FAIRFIELD — When temperatures begin to dip and homeowners start stoking woodstoves and turning on space heaters, said Fairfield Fire Chief Duane M. Bickford, it’s a good time to review fire safety.

October is Fire Prevention Month, and experts suggest replacing batteries in smoke detectors, cleaning wood stoves and chimneys, replacing worn extension cords, checking fire extinguishers and reviewing escape plans with family members.

During cold weather, when house fires tend to be more common, Bickford recommends weekly cleanings of wood stoves. He also advised twice yearly chimney cleanings.

“And burn dry wood, not green wood,” he said, adding that people should not “feed the stove, then leave.”

Keeping the area around wood stoves, cooking stoves and electric heaters free of other materials is also critical, Bickford said.

“Most (fires) involve some sort kind of human interaction. Be aware of what’s happening around the appliance,” he said. “Don’t be complacent around the appliance.”


About 3,500 people die each year in home fires in the country; another 20,000 more are injured, according to the U.S. Fire Administration.

Last year, Maine set a state record for the fewest fire fatalities on record, with nine.

The downward trend for fire deaths began in the 1980s in Maine, according to public safety records. In the 1950s, ’60s and ’70s, Maine averaged nearly 50 fatalities a year.

According to the State Fire Marshal’s Office, in the first six months of 2011, 17 fire deaths had been recorded; a fire fatality Oct. 4 in Biddeford was deemed a suicide.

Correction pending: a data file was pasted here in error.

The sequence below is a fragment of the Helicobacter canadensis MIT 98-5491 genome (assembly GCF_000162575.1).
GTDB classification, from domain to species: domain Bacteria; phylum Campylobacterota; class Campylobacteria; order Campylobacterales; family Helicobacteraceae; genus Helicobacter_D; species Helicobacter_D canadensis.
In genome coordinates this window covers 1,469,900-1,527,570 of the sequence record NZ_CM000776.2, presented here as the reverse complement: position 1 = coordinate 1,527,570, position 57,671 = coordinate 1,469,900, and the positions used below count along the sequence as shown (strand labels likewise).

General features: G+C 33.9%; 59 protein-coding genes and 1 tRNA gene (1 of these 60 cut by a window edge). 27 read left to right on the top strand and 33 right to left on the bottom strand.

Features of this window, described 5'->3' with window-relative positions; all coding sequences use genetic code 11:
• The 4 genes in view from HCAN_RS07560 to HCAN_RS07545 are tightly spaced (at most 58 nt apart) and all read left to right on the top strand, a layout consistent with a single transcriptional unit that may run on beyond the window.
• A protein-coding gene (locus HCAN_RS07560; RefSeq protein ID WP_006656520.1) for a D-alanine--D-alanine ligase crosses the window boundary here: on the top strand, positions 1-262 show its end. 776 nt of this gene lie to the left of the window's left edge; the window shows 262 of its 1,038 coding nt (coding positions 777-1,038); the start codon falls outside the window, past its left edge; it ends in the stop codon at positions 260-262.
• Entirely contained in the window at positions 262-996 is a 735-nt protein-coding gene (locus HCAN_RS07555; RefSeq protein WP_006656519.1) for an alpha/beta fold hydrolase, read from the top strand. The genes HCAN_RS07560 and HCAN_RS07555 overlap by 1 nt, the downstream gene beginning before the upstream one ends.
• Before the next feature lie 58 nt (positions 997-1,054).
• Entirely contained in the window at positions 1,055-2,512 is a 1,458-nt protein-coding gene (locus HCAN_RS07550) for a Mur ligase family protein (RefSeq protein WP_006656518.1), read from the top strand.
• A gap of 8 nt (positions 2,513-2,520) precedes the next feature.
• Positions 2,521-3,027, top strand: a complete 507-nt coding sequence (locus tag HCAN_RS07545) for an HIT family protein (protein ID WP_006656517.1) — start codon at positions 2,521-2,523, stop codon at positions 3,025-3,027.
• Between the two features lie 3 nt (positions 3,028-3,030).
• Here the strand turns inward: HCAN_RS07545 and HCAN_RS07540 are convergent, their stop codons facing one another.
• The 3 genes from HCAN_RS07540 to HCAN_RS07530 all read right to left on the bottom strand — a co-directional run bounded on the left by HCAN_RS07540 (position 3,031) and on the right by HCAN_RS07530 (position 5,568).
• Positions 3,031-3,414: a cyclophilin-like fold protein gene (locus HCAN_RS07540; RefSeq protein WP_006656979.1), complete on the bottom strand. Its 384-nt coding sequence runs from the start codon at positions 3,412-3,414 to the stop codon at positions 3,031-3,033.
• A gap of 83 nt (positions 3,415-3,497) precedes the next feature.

In Fairfield, Bickford said there has not been a death because of fire in 20 years.

Improved building materials, safer wood stoves, the introduction of pellet stoves, as well as prevention education and smoke detectors have lowered the number of fatalities because of fire, he said.


Fire officials credit smoke detectors, which cost about $7, with saving thousands of lives each year.

Bickford recommended people have at least one smoke detector per floor and have both types of smoke detectors — ionization detectors and photoelectric detectors — in their homes.

Ionization detectors respond fastest to flaming fires, and photoelectric detectors respond more quickly to slowly smoldering fires and white or gray smoke.

Because many fatal fires begin late at night or early in the morning, for added safety, people are encouraged to install smoke alarms inside and outside bedrooms.

Safety officials recommend testing each smoke alarm monthly and replacing batteries twice annually.

Families also are urged to have an escape plan — which includes a designated outside meeting spot — and to practice the plan.


Each residence should have two exits, Bickford said.

When snow starts to pile up, Bickford said, it’s imperative to keep the area just outside doors free of snowbanks.

“If you don’t, you cut your chances of escape by 50 percent,” he said.

Citizens also should make sure address numbers on homes and mailboxes are free of snow so emergency personnel can spot homes more easily in an emergency.

Bickford said Fairfield Fire Department officials will inspect residents’ wood stoves and smoke alarms to ensure they have been installed properly.

“Don’t hesitate to call if you have any questions,” he said.

Beth Staples — 861-9252


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